bison - GNU Project parser generator (yacc replacement)


   bison  [  -b  file-prefix  ]  [  --file-prefix=file-prefix  ]  [ -d ] [
   --defines ] [  -l  ]  [  --no-lines  ]  [  -o  outfile  ]  [  --output-
   file=outfile  ] [ -p prefix ] [ --name-prefix=prefix ] [ -t ] [ --debug
   ] [ -v ] [ --verbose ] [ -V ] [ --version  ]  [  -y  ]  [  --yacc  ]  [
   --fixed-output-files ] file


   Bison  is  a  parser  generator  in the style of yacc(1).  It should be
   upwardly compatible with input files designed for yacc.

   Input files should follow the yacc convention of ending in .y.   Unlike
   yacc,  the generated files do not have fixed names, but instead use the
   prefix of the input file.  For instance,  a  grammar  description  file
   named  parse.y  would  produce  the  generated  parser  in a file named, instead of yacc's

   This description of the options that can be given to bison  is  adapted
   from  the  node Invocation in the bison.texinfo manual, which should be
   taken as authoritative.

   Bison supports both traditional single-letter options and mnemonic long
   option  names.   Long  option names are indicated with -- instead of -.
   Abbreviations for option names are allowed as long as they are  unique.
   When  a  long option takes an argument, like --file-prefix, connect the
   option name and the argument with =.

   -b file-prefix
          Specify a prefix to use for all bison output  file  names.   The
          names are chosen as if the input file were named file-prefix.c.

          Write  an extra output file containing macro definitions for the
          token type names defined in the grammar and the  semantic  value
          type YYSTYPE, as well as a few extern variable declarations.

          If  the  parser  output  file  is named name.c then this file is
          named name.h.

          This output file is essential if you wish to put the  definition
          of  yylex  in  a separate source file, because yylex needs to be
          able to refer to token type codes and the variable yylval.

          Don't put any #line preprocessor commands in  the  parser  file.
          Ordinarily  bison  puts  them  in  the parser file so that the C
          compiler and debuggers will associate errors  with  your  source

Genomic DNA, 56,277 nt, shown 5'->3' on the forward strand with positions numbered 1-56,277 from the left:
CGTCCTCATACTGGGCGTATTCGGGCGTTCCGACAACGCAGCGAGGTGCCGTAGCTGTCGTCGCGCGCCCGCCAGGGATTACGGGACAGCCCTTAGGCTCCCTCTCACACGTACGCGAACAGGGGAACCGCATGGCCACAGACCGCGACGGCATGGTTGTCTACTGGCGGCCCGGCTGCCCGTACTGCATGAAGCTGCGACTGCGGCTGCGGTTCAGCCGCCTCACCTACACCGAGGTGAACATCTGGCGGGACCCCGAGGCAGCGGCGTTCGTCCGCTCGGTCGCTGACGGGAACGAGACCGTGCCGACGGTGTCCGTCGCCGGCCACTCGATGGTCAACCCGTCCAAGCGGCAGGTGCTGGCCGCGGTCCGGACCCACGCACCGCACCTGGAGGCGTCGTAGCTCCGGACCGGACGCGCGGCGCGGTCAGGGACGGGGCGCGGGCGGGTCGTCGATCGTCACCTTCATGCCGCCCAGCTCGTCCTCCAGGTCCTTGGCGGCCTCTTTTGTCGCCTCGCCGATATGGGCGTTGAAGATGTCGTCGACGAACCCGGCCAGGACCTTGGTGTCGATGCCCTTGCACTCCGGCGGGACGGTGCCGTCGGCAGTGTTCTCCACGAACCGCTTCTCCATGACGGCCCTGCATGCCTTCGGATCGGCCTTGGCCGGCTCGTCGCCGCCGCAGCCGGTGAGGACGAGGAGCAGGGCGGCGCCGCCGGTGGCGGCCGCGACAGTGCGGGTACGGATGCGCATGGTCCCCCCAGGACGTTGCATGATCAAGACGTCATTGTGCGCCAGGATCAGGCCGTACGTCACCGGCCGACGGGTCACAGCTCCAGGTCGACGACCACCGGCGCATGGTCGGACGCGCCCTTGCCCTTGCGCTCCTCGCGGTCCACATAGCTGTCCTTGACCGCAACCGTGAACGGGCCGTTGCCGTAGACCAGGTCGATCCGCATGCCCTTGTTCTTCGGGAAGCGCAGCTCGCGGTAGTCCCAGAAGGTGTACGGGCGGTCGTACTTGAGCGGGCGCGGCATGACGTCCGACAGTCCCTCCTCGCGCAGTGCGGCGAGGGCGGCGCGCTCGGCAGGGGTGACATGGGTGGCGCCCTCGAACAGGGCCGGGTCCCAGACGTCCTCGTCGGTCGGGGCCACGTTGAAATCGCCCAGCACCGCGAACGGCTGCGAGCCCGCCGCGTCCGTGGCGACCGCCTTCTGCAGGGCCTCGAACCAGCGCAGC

file,  the  grammar  file.  This option causes them to associate
          errors with the parser file, treating it an  independent  source
          file in its own right.

   -o outfile
          Specify the name outfile for the parser file.

          The  other  output  files' names are constructed from outfile as
          described under the -v and -d switches.

   -p prefix
          Rename the external symbols used in  the  parser  so  that  they
          start  with  prefix  instead of yy.  The precise list of symbols
          renamed is yyparse, yylex, yyerror, yylval, yychar, and yydebug.

          For example, if you use -p c, the names become cparse, clex, and
          so on.

          Output  a  definition of the macro YYDEBUG into the parser file,
          so that the debugging facilities are compiled.

          Write an extra output file containing  verbose  descriptions  of
          the  parser  states and what is done for each type of look-ahead
          token in that state.

          This file also describes all the conflicts, both those  resolved
          by operator precedence and the unresolved ones.

          The file's name is made by removing .tab.c or .c from the parser
          output file name, and adding .output instead.

          Therefore, if the input file is foo.y, then the parser  file  is
          called  by  default.   As  a consequence, the verbose
          output file is called foo.output.

          Print the version number of bison.

          Equivalent to -o;  the  parser  output  file  is  called
,  and the other outputs are called y.output and
          The purpose of this switch is to imitate yacc's output file name
          conventions.   Thus,  the  following shell script can substitute
          for yacc:

          bison -y $*

   The long-named options can be introduced with `+' as well as `--',  for
   compatibility  with previous releases.  Eventually support for `+' will
   be removed, because it is incompatible with the POSIX.2 standard.


   /usr/local/lib/bison.simple   simple parser
   /usr/local/lib/bison.hairy    complicated parser


   The Bison Reference Manual, included as the file bison.texinfo  in  the
   bison source distribution.


   Self explanatory.

                                 local                            BISON(1)


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